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Wednesday, January 19, 2011

Wednesday Festival: Physical Space

Here's a post from one of our newer ring members, Derek Maul, asking us to look at the relationship between our physical space and our spiritual lives. Derek blogs at Derek Maul: A Life Examined.

LORD, you alone are my portion and my cup; you make my lot secure. The boundary lines have fallen for me in pleasant places; surely I have a delightful inheritance. I will praise the LORD, who counsels me; even at night my heart instructs me. I keep my eyes always on the LORD. With him at my right hand, I will not be shaken. (Psalm 16:5-8)

Physical space has become an important element of the way that I work. It's not that I can't write anywhere, any time - it's more that my writing so often pours out of my spirit... and my spirit is profoundly affected by my surroundings.

This fact raises some interesting questions as to where we live. By "we" I mean the sense of self that is identified as "Derek" or "Rebekah" or "Andrew" or "Naomi"....  We often tend to spiritualize - or intellectualize - the idea of self to the point that it becomes regarded as "other". We make such a marked distinction between "self" and "body" as if the physical realm were a throw-away concept unrelated to who we actually are.

Stay with me. I'm thinking out loud! I don't edit these blog entries to make sense; I don't go back to purge posts of non-sequiters or controversy or confused and garbled thinking. This is like my end of a conversation. Conversations evolve. I'm not really sure where I'm going with this at this point!

I do more than simply live in this body and on this planet - the physical realm is a real part of who I am. My spirit does not live independently from flesh and blood, my spirit lives interdependently. I'm not sure what life beyond death is going to look like, but I am convinced that it will be more than a disembodied, ethereal consciousness.

But I digress. Back to the beginnings of today's post. When I was a schoolteacher I worked hard to design a physical environment in my classroom that was conducive to learning. Physical space is a key element of education. I also noted that behavior (my specialty) can be impacted by and interactive with environment.

Likewise, I've discovered that my study (not my office, it's a study) influences my work. Books on the shelves, clear surfaces to work on, a Bible where I can see it, my leather chair to think in, family pictures, my guitar on a stand, a great Bose sound system...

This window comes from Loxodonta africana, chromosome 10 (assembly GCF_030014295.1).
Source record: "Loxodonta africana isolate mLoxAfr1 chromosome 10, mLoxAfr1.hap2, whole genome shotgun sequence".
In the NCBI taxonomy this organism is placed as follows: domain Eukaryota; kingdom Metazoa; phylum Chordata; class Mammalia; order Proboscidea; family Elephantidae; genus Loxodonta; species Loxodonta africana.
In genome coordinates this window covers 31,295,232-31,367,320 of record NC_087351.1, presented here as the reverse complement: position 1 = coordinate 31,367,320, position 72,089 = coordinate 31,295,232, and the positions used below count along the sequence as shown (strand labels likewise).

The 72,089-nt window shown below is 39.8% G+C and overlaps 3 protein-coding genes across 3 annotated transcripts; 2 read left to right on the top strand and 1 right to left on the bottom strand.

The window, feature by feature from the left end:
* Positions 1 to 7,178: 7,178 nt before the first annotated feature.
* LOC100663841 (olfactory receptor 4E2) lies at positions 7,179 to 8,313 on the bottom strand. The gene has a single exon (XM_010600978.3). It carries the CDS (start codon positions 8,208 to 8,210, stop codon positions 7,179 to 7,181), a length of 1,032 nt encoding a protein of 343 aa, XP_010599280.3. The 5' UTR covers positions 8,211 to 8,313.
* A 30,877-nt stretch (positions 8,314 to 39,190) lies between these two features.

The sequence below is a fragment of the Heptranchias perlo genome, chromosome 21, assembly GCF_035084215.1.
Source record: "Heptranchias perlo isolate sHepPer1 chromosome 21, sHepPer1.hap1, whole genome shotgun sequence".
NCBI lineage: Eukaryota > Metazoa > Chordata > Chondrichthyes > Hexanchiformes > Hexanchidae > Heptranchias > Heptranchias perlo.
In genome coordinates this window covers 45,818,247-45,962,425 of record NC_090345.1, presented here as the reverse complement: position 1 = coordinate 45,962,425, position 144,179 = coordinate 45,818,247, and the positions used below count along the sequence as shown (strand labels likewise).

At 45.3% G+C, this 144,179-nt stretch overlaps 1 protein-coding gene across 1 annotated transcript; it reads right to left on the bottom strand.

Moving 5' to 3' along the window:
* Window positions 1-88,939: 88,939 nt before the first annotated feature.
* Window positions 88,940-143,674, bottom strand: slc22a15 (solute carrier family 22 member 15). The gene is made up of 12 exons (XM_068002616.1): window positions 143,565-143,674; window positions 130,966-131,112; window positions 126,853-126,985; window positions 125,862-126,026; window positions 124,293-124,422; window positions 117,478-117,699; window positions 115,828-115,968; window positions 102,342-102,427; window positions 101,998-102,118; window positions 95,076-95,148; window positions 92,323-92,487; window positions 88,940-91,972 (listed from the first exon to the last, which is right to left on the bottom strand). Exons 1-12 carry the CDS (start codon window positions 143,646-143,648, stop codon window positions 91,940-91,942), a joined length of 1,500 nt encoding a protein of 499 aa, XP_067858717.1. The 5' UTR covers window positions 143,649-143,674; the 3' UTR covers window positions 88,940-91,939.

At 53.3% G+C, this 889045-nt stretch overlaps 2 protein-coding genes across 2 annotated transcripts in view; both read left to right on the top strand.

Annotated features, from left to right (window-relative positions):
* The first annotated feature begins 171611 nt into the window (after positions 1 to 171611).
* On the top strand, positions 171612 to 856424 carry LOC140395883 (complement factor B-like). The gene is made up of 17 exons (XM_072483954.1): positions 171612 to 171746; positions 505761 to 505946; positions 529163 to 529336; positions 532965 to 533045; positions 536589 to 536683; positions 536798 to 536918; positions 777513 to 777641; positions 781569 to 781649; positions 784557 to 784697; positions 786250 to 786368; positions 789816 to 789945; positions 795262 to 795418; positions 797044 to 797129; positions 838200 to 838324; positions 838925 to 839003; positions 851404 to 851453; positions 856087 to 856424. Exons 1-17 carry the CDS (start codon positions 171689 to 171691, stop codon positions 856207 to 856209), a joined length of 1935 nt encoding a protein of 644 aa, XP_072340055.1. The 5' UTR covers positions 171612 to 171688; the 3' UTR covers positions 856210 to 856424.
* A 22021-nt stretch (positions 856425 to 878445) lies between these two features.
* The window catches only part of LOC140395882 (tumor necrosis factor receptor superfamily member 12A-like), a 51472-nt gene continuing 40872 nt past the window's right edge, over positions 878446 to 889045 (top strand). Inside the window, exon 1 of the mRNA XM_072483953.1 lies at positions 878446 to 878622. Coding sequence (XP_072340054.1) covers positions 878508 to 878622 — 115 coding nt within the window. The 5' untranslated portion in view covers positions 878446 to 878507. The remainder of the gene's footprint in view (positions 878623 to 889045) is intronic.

When I need to I can play my guitar, or settle into my reading nook. It's a conducive environment for prayer, for contemplation, for Bible-study - all the elements that need to be in place before I can even begin to write.

I guess where I'm going with this today is how important it is that each one of us learn to cultivate a proactive awareness when it comes to our environment. Why place ourselves in the middle of constant television noise or video games or unsavory venues, and then complain that we're not growing, spiritually? Why have the car radio blaring on the way to work when we could be spending time in meditation? Why keep a huge television in the bedroom and wonder why we never have meaningful conversations with our spouse?

What might happen if we redesigned our homes, and our workspaces, and our preferences to reflect our need to satisfy spiritual hunger, and to address the importance of relating more openly with our family?

Good questions to think about - DEREK


  1. Thanks for the encouragement! I really enjoy the RevGalPals space. It's a great venue to peel back the layers and witness how we all tick...
    Peace - and erudition - to all.

  2. Thanks for this post - very timely for me.

    I am also realizing that the physical space we live and work in is a reflection of how we are actually this disaster zone is telling me we are out of balance.


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